Rhinoceros and Other Plays

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A few of Eugène Ionesco’s plays, most notably Rhinoceros, translated from the French by Derek Prouse, first produced in Paris in 1960. Over the course of four scenes in three acts, almost all the people in a small town turn into rhinoceroses, except for Bérenger, the drinker who somehow manages to keep a clear head throughout. Seemed like commentary on the French response to the Nazi invasion of France during WW2, where people flipped their wigs and became friendly to the invaders. The rhinoceroses maul through the town, killing cats and stairways in their rampage.

The first scene has Bérenger meet his friend Jean for a drink, and that’s when they first spot the rhinoceroses. Next, the scene is in the workplace, where they discuss whether the rhinoceroses were a hoax. After one demolishes their staircase, the crew escape through the window and Bérenger goes off to make amends to Jean for the day before. Only he finds Jean sick in bed, then watches him turn into a rhinoceros. In the last scene, we’re at Bérenger’s apartment, where his work friend Dudard and love interest Daisy are the only humans left in town, watching the rhinoceroses roar and kick up dust below.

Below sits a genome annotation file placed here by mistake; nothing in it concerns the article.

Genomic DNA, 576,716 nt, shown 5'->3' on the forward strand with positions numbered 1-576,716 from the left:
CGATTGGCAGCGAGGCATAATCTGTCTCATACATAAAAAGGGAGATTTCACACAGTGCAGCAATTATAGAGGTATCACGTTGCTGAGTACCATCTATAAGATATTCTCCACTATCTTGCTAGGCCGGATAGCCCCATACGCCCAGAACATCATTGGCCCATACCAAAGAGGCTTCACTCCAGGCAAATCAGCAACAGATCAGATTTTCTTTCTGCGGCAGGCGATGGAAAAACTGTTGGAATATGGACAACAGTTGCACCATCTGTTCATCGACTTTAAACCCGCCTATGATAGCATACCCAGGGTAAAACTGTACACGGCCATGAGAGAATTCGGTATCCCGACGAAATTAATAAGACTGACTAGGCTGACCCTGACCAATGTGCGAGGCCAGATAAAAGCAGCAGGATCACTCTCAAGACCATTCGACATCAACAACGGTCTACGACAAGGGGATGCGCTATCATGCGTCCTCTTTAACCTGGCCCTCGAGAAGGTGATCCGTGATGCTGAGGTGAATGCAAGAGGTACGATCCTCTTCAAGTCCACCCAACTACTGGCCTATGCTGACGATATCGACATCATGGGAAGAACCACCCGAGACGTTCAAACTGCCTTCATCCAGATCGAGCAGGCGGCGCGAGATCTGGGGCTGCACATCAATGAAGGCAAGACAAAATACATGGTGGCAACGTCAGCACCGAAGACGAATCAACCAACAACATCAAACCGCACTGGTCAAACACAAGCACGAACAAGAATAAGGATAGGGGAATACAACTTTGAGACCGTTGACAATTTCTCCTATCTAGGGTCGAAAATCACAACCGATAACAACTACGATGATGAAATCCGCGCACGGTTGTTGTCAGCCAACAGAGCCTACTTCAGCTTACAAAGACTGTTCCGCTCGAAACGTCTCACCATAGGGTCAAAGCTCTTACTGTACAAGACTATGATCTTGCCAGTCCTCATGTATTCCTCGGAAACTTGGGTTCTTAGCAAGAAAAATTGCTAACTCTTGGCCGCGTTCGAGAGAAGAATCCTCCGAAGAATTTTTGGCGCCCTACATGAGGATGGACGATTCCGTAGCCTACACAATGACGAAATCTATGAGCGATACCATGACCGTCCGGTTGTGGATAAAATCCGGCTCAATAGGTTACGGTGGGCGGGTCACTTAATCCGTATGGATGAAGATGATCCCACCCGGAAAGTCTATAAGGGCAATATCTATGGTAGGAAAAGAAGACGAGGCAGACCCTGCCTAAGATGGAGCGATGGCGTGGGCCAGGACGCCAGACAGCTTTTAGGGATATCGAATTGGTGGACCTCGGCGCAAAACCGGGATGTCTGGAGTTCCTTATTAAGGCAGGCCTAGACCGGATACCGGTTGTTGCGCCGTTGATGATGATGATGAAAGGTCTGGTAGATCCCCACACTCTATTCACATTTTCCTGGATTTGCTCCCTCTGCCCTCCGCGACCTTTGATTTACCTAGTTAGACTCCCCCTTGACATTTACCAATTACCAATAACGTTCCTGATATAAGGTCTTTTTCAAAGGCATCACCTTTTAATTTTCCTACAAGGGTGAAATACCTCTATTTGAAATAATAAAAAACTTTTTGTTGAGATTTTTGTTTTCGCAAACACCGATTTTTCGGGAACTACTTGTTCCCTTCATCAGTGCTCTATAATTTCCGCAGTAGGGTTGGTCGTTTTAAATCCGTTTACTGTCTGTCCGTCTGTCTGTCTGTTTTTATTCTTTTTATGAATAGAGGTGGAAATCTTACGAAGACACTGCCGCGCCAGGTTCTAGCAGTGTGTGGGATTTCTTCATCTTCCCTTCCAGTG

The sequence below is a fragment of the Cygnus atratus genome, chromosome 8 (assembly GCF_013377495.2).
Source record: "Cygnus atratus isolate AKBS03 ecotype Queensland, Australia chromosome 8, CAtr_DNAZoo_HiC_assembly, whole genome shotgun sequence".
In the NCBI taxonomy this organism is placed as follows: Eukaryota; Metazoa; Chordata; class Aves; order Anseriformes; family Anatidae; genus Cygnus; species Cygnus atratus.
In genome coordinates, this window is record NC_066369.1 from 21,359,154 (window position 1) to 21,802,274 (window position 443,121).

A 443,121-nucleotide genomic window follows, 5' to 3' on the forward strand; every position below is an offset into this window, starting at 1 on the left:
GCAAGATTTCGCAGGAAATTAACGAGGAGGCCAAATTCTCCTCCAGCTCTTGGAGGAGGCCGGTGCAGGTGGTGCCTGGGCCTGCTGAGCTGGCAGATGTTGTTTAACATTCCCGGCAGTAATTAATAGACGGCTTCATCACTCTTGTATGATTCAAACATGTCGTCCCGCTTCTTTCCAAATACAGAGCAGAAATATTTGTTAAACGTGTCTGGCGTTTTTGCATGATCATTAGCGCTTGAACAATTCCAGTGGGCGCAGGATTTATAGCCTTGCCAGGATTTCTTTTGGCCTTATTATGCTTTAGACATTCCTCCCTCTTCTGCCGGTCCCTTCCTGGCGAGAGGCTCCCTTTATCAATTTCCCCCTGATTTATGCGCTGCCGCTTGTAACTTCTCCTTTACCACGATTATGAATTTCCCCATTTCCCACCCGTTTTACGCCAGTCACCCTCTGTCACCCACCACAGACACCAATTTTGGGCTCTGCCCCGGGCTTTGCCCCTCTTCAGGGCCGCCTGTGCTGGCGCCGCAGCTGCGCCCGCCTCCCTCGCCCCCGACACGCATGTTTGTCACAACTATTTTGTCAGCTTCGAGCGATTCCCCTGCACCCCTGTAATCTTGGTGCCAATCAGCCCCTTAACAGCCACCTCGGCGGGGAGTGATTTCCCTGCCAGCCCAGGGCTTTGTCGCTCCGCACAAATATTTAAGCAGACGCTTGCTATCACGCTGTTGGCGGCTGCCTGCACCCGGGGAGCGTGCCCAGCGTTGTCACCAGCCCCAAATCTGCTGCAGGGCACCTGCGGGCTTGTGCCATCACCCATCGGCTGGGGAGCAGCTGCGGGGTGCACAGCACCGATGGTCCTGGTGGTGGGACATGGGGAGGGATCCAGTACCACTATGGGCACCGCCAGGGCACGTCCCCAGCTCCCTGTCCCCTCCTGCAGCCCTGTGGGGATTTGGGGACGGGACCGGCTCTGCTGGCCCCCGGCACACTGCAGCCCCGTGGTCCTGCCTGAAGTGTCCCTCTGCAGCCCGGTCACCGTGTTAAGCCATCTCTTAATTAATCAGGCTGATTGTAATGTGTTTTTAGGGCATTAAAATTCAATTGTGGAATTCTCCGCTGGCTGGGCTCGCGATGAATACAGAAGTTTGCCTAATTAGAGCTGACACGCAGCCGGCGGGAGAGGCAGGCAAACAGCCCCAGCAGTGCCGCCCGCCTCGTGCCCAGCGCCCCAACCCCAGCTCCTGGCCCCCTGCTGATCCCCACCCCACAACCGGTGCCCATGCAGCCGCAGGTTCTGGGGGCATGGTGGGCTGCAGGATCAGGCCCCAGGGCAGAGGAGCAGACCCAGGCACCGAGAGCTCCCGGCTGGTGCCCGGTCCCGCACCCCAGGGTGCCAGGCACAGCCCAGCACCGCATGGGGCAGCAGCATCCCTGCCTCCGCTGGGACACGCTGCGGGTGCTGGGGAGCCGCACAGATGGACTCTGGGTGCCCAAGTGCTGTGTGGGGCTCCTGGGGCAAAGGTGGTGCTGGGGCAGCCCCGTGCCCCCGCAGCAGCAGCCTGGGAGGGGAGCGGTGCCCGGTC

By visiting museums, reading literary periodicals, going to lectures. That’ll solve your troubles, it will develop your mind. In four weeks you’ll be a cultured man.

Indeed. (This was Jean’s haphazard plan for how Bérenger could woo Daisy.) Looking forward to catching a performance of this in Seattle next month.